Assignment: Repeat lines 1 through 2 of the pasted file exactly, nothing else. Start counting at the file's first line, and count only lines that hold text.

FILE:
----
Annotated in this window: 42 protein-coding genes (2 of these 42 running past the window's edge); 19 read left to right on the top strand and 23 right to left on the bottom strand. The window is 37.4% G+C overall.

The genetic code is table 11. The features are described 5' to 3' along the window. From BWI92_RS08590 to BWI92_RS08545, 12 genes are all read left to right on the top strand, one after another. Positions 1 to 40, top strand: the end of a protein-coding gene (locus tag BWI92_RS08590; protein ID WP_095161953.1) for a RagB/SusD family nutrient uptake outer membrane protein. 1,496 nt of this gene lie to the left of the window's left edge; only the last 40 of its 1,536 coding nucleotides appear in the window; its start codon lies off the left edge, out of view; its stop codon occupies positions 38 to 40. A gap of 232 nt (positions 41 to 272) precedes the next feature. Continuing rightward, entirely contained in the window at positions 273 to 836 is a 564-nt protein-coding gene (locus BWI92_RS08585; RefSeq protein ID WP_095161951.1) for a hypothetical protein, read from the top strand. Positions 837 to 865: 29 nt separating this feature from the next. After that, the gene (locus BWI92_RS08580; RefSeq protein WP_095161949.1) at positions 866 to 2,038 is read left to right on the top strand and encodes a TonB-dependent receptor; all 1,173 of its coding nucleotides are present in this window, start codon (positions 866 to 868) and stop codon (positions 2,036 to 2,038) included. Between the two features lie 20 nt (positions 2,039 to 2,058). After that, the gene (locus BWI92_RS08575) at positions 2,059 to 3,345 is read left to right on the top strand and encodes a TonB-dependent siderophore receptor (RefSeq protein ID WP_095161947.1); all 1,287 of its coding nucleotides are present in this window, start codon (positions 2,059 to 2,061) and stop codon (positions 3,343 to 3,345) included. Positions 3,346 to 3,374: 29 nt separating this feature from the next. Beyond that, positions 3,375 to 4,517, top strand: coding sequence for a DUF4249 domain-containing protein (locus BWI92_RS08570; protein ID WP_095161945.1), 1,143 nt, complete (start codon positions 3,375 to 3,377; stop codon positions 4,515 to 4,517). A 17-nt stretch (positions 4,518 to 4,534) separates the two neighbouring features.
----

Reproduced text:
Annotated in this window: 42 protein-coding genes (2 of these 42 running past the window's edge); 19 read left to right on the top strand and 23 right to left on the bottom strand. The window is 37.4% G+C overall.

The genetic code is table 11. The features are described 5' to 3' along the window. From BWI92_RS08590 to BWI92_RS08545, 12 genes are all read left to right on the top strand, one after another. Positions 1 to 40, top strand: the end of a protein-coding gene (locus tag BWI92_RS08590; protein ID WP_095161953.1) for a RagB/SusD family nutrient uptake outer membrane protein. 1,496 nt of this gene lie to the left of the window's left edge; only the last 40 of its 1,536 coding nucleotides appear in the window; its start codon lies off the left edge, out of view; its stop codon occupies positions 38 to 40. A gap of 232 nt (positions 41 to 272) precedes the next feature. Continuing rightward, entirely contained in the window at positions 273 to 836 is a 564-nt protein-coding gene (locus BWI92_RS08585; RefSeq protein ID WP_095161951.1) for a hypothetical protein, read from the top strand. Positions 837 to 865: 29 nt separating this feature from the next. After that, the gene (locus BWI92_RS08580; RefSeq protein WP_095161949.1) at positions 866 to 2,038 is read left to right on the top strand and encodes a TonB-dependent receptor; all 1,173 of its coding nucleotides are present in this window, start codon (positions 866 to 868) and stop codon (positions 2,036 to 2,038) included. Between the two features lie 20 nt (positions 2,039 to 2,058). After that, the gene (locus BWI92_RS08575) at positions 2,059 to 3,345 is read left to right on the top strand and encodes a TonB-dependent siderophore receptor (RefSeq protein ID WP_095161947.1); all 1,287 of its coding nucleotides are present in this window, start codon (positions 2,059 to 2,061) and stop codon (positions 3,343 to 3,345) included. Positions 3,346 to 3,374: 29 nt separating this feature from the next. Beyond that, positions 3,375 to 4,517, top strand: coding sequence for a DUF4249 domain-containing protein (locus BWI92_RS08570; protein ID WP_095161945.1), 1,143 nt, complete (start codon positions 3,375 to 3,377; stop codon positions 4,515 to 4,517). A 17-nt stretch (positions 4,518 to 4,534) separates the two neighbouring features.